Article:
The Internet and the law

In June of this year, the European Union (EU, London) proposed a plan that would require companies based outside its 15 member countries to charge a value-added tax on goods and services delivered with the help of the Internet to customers in the member countries. The proposal was designed to create a "level playing field" for taxing online goods and services.

11/01/2000


In June of this year, the European Union (EU, London) proposed a plan that would require companies based outside its 15 member countries to charge a value-added tax on goods and services delivered with the help of the Internet to customers in the member countries. The proposal was designed to create a "level playing field" for taxing online goods and services.

The proposal, of course, drew protest, especially from the U.S., which cited that the taxes applied to goods and services bought online would be higher than taxes on the same items bought through other means.

Yes, even the Internet is not immune to taxation. In fact, as Internet prevalence and use continues to grow, so does legislation related to it.

Internet legislation

Several bills have been proposed or passed in the U.S. related to the Internet and its use, including the following major legislative initiatives:

  • The Computer Fraud and Abuse Act, enacted in 1984 and revised in 1994, makes certain attempts to access government computers illegal—including willingly accessing such computers without authorization or exceeding authorized access to the computers.

  • The Electronic Communications Privacy Act (ECPA), passed in 1986, sought to provide legislation for access, use, disclosure, interception, and privacy protections of wire and electronic communications. The ECPA prohibits unlawful access and certain disclosures of communication contents, and prevents the government from requiring disclosure of electronic communications from a provider without proper procedure.

  • The Telecommunications Act of 1996 became the first major overhaul of communications law in more than 62 years. The Telecommunications Act sought to legislate many aspects of telecommunications services, including network and cable television, radio, phone service, and Internet connectivity. It also sought to regulate the content passed over these media, through such initiatives as the "V-Chip" for parental control of television programming. The Supreme Court eventually struck down portions of the Telecommunications Act relating to censorship, deeming them in violation of the First Amendment.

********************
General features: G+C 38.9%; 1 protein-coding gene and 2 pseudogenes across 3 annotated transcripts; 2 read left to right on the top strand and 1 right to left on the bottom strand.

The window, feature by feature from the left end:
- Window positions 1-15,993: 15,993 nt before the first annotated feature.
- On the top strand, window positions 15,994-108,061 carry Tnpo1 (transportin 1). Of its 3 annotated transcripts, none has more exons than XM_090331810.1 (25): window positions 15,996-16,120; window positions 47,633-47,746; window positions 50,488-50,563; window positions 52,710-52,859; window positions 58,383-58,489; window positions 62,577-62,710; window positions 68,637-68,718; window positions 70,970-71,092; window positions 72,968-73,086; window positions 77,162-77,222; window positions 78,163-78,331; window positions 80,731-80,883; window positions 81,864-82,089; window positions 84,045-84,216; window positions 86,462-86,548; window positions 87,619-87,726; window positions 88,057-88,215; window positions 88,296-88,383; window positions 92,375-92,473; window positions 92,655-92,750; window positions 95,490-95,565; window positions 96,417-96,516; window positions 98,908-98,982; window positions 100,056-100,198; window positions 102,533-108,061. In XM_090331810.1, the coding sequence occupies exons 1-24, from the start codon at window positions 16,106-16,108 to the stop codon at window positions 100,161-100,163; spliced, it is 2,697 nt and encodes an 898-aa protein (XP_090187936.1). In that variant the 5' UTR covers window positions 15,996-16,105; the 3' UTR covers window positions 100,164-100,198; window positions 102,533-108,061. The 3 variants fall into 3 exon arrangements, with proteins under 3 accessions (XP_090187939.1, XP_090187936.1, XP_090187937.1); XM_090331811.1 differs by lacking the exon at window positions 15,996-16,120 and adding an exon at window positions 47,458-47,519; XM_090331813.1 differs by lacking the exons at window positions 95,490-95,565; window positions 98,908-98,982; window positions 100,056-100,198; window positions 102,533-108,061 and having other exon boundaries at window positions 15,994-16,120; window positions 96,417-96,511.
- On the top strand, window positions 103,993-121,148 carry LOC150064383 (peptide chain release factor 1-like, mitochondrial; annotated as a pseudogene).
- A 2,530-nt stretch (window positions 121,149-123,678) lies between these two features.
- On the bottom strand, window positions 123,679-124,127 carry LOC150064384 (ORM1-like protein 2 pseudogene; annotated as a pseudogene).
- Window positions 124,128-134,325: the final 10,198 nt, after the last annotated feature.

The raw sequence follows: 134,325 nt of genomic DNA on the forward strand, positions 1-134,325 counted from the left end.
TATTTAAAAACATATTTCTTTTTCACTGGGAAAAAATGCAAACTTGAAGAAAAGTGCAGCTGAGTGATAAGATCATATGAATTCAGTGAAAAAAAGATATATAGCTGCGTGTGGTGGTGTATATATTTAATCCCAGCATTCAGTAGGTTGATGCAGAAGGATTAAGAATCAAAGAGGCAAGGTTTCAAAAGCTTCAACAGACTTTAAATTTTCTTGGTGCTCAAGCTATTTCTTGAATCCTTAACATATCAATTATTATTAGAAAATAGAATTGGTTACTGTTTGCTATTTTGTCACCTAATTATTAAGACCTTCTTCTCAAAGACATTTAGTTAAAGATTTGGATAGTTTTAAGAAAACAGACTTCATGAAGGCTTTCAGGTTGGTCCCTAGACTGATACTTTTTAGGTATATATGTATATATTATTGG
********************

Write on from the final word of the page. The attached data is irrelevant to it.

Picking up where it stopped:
• The Communications Decency Act, voted down in 1997, sought to regulate content deemed "inappropriate" for younger Internet users by issuing a penalty to anyone who knowingly distributed such content in a place where minors could access it or with the intent to harass others.

  • In 1998, the U.S. established the Internet Tax Freedom Act, which prohibits any state or local government from taxing Internet use or e-commerce until the year 2001.

  • The Anticybersquatting Consumer Protection Act (ACPA), enacted Nov. 29, 1999, is an amendment to the Lanham Act for trademarks. The ACPA provides trademark owners protection from "cybersquatting," or registering another's trademark as a domain name, then profiting from the sale of the domain name to the owner of the trademark.

Stopping spam

Anyone with an e-mail address has almost certainly received some type of "spam"—unsolicted e-mail sent to multiple recipients, usually designed to sell a product or service. The use of spam has become so problematic that many legislators are seeking to pass some type of law that will limit or prohibit spam. Some anti-spam bills currently being proposed in the U.S. Senate and House of Representatives are:

  • The Miller Bill (HR 2612);

  • The Green Bill (HR 1910);

  • The Murkowski and Torricelli Bill (S 759);

  • The Wyden Bill (S 699); and

  • The Weygand Bill (HR 612).

Individual states with currently proposed anti-spam bills in their own Senates and Houses include: California, Connecticut, Delaware, Illinois, Iowa, Louisiana, Nevada, North Carolina, Oklahoma, Rhode Island, Virginia, Washington, and West Virginia.

For additional information and other issues in debate, see the websites in the sidebar.


Author Information

Laura Zurawski, web editor lzurawski@cahners.com


For more Internet law information

Websites that provide information on Internet legislation include:

AOL's Legal Resources site:

CPT's page on Electronic Commerce:

eCommerce Business, Cahners Business Information:

KuesterLaw Technology Law Resource:

Software Industry Issues—Electronic Commerce:

The U.S. Federal Communications Commission (FCC) site:

Yahoo!'s directory of Internet law links:



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